Burma, Writers and Censorship
On Thursday October 25, English PEN is hosting an evening event, Freedom Writ Large, to pay tribute to Aung San Suu Kyi and other Burmese writers. Melissa Benn will be chairing a panel of expert speakers and readers including John Pilger, Benedict Rogers, Zoya Phan, Justin Wintle, Maureen Lipman and Pascal Khoo Thwe. To book tickets please call English PEN on 020-7713 0023 or visit englishpen.org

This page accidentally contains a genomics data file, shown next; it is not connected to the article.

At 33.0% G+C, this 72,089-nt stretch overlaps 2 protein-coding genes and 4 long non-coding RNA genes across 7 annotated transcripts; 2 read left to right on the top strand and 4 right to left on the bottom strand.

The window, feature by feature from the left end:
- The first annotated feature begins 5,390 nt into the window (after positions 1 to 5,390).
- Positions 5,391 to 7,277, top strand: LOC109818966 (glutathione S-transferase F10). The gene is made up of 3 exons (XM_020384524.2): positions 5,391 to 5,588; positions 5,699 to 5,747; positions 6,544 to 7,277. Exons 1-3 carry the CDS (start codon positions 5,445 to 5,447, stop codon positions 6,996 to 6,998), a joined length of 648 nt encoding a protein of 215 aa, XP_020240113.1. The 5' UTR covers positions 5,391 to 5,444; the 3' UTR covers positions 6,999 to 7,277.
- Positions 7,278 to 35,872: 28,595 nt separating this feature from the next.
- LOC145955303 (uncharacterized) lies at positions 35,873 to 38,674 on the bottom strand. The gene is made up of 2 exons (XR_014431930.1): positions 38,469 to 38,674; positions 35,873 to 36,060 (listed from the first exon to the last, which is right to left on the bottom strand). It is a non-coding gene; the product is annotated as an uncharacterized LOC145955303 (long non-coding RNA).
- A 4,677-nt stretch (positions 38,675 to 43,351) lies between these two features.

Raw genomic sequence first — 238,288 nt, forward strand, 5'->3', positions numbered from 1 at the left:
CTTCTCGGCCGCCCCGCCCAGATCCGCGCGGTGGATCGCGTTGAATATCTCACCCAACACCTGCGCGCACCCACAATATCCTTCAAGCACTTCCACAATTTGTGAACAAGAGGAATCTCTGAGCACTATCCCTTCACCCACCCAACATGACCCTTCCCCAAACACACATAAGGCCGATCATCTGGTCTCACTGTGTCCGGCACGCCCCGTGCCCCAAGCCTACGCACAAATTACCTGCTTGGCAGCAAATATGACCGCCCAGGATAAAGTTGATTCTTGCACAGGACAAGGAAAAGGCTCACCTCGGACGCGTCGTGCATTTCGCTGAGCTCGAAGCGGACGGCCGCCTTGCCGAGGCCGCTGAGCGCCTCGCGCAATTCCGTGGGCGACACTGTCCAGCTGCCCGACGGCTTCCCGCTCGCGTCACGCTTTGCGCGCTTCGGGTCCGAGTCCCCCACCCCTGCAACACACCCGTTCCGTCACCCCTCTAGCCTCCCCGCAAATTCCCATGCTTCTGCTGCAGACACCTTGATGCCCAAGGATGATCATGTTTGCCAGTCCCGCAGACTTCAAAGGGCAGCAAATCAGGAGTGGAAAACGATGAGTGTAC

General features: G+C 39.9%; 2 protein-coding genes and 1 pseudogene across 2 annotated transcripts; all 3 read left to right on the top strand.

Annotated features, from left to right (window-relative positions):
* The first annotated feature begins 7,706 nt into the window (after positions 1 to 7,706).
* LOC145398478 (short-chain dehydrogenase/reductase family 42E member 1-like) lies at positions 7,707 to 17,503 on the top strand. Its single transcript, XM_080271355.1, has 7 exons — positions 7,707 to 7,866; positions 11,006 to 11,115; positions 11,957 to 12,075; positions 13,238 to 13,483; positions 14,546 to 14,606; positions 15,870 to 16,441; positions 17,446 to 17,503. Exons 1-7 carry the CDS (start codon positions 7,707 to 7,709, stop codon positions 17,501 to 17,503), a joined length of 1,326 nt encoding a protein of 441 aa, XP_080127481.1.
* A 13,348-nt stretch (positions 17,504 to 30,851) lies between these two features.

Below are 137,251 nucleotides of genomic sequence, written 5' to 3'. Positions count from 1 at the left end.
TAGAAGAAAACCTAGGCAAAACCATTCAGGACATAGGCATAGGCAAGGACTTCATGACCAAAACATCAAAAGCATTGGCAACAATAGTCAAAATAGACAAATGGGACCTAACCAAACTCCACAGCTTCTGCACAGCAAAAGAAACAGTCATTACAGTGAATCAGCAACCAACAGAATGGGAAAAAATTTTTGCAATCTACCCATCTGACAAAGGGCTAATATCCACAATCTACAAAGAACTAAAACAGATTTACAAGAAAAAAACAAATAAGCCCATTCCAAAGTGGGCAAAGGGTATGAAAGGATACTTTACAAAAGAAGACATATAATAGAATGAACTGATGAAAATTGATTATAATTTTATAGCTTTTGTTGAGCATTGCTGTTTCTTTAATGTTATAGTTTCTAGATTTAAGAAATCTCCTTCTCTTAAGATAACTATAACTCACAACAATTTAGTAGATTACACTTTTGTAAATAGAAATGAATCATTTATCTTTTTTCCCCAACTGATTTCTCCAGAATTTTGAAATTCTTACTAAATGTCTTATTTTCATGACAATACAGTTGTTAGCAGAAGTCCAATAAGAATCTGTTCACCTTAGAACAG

The law requires that copies of all published material – books, magazines – be presented for scrutiny. The censorship office’s 11 guidelines for what cannot be printed still include “anything that might be harmful to national solidarity and unity … any incorrect ideas which do not accord with the times … [and] any descriptions which, though factually correct, are unsuitable because of the time or the circumstance of their writing”. Newspapers were nationalised in 1964. Ever since, official news has had only a glancing relationship to reality, while censorship has had a great impact on the nature and ambition of Burmese letters. Writers are never “able to write freely about what they feel and think”, says Anna Allott, a senior research associate in Burmese at the School of Oriental and African Studies in London. It’s “a millstone round their necks”.
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